So I walked into the foyer, looked around and headed toward the reception desk area.
The evening clerk was sitting at the computer-probably playing Solitaire like Lydia. I didn’t recognize the woman, but she was much older than me and, frankly, looked bored. That could be helpful. Maybe she’d need a cup of coffee soon. I tucked myself into an alcove near the door, behind a gigantic Fica tree, and waited.
The receptionist’s eyes started to close!
Great. Could I sneak past a sleeping woman and get into the files? That wasn’t my strong point, but if need be, I’d give it a try. Waiting for several more minutes, I watched her head bob back and forth. Damn. I needed to get her out of the reception area since I wasn’t feeling lucky enough to work around her.
I took out my cell phone and dialed, knowing I was far enough away that she couldn’t hear me speaking. When the phone in front of her rang, she jumped, nearly plummeting out of her chair. I would have felt horrible if she’d fallen.
“Yeah,” she said, sounding very confused.
“I’m calling for Mrs. Olivia Wheaton-Chandler.”
I never saw anyone come to attention so fast as the poor receptionist. “She…she’s not here at the moment.”
“I know that, you fool,” I said, feeling badly about being so rude but figuring anyone working for Olivia would act that way. “She wanted me to check and see how things are going there. Any problems? You are paying attention, aren’t you?”
Suddenly the woman was up from her seat, blinking her eyes and carrying on that everything was fine. I then hung up and waited.
Perfect. She shoved the phone back in its cradle, stretched and set the BACK IN FIFTEEN MINUTEs sign up on the desk. Great. Caffeine it is, I thought as she walked around the front of the desk. But before she headed toward the staff’s kitchen, she went to the front doors, jiggled the handles and…locked them! She used a key that she then tucked back into her pocket. That had to be against the fire code, but she probably didn’t care and did it to keep out Olivia’s spy.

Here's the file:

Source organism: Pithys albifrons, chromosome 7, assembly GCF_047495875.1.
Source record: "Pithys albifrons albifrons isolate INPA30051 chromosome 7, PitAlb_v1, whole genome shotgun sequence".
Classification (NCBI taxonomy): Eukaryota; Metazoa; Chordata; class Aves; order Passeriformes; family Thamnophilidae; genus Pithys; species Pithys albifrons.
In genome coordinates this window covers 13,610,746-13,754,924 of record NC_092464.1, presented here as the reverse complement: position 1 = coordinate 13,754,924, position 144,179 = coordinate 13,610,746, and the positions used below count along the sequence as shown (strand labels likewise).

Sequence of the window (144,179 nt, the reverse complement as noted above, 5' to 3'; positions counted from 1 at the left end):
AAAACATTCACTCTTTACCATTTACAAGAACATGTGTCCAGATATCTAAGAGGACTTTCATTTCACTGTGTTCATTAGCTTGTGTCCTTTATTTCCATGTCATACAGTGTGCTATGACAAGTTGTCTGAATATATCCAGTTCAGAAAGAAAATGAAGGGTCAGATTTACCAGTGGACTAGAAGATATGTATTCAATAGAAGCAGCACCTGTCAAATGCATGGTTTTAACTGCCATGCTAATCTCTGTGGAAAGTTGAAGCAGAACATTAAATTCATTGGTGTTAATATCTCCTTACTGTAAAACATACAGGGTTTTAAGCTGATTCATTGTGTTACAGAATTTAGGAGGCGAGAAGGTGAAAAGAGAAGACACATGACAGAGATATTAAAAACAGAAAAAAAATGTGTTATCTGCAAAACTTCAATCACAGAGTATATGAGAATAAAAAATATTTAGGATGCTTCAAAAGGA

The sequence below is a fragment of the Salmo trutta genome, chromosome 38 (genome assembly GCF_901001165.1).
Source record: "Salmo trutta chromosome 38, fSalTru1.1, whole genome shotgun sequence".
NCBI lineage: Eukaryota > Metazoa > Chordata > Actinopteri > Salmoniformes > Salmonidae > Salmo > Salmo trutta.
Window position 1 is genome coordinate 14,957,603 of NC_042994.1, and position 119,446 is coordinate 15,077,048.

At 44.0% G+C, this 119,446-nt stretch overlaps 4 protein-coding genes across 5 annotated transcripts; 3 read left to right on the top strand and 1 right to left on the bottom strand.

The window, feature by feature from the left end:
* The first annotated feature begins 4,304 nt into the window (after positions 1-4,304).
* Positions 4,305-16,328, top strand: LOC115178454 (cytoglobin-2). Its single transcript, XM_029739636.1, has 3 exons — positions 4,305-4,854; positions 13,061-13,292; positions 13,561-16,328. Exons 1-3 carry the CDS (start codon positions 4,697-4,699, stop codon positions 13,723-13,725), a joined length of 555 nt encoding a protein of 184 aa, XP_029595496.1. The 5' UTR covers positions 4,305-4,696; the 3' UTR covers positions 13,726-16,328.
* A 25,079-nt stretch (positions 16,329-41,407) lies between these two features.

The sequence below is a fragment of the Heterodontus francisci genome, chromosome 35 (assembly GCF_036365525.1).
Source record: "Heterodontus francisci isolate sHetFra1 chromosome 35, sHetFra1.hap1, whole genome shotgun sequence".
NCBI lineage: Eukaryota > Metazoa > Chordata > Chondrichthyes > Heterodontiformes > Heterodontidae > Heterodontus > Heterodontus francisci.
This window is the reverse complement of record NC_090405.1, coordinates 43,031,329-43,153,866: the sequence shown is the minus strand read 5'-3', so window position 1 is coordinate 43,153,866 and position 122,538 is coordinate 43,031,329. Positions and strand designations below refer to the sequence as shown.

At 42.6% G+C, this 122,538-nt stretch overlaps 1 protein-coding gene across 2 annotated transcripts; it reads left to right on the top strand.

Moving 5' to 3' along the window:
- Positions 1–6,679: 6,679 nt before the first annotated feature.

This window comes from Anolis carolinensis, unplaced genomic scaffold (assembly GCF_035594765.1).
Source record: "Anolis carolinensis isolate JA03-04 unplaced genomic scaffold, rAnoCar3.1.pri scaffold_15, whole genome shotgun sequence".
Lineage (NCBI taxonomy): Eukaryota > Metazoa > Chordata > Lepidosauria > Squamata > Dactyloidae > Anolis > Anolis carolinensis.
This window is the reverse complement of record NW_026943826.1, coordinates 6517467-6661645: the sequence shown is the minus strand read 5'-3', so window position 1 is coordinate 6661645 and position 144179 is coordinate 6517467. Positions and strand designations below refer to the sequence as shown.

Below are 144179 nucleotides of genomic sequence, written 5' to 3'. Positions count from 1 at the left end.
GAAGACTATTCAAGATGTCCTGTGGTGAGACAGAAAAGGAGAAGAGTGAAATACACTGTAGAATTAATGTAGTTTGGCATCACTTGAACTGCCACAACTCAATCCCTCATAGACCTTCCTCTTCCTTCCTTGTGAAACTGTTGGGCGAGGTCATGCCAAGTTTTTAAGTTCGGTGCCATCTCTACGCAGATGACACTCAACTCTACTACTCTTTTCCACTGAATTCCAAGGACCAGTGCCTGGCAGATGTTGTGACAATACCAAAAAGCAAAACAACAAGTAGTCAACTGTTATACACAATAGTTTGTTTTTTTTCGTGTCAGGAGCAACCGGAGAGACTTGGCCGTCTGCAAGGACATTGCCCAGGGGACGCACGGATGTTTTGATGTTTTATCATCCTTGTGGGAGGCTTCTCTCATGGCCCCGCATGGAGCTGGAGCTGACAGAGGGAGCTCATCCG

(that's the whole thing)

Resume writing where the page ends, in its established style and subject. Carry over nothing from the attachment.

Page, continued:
I was locked in Highcliff Manor!
Oh, well, I’d been in tougher situations, often with Jagger, so I decided to get to the files and worry about my escape later.
When I got into the back office, I took out my flashlight, deciding it was safer than turning on the light. Then I stuck on my gloves, thinking Jagger would be proud that I’d remembered. Probably no patients would be about at this time, and certainly no visitors could get in, and the doc had left, so until “Rip Van Winkle” herself returned, I was safe.
I felt certain that was what Jagger would have done.
That lonely feeling started to creep into my thoughts, so I hurried to the locked file cabinet and refused to give in to that sentiment. Again I needed to find a key. I already knew the file cabinet key was not in the same box as the desk one. It would have stood out the other day when I was there. Nope. Had to be somewhere else.
I walked closer and accidentally bumped my knee on the edge. After a silent mumble of pain, I shone my flashlight onto the desk to see if there might be another box.
Papers were strewn across the desktop.
Old Rip Van must have been filing and gotten the urge for Solitaire. Perfect. I moved the light toward the file cabinet.
It was open.
Looking upward I thought, Thanks, but this is way too easy for me, but thanks again. I’m not complaining.
Hey, I was still fairly inexperienced at this job and took all the help I could get.
I sat down at the desk and shone the light onto the files. Some had Ian’s old names on them, but they were crossed out and had more normal sounding patient names written above. No one had taken the time to replace them neatly. I bet poor Ian would be turning over in his grave, if he hadn’t been cremated.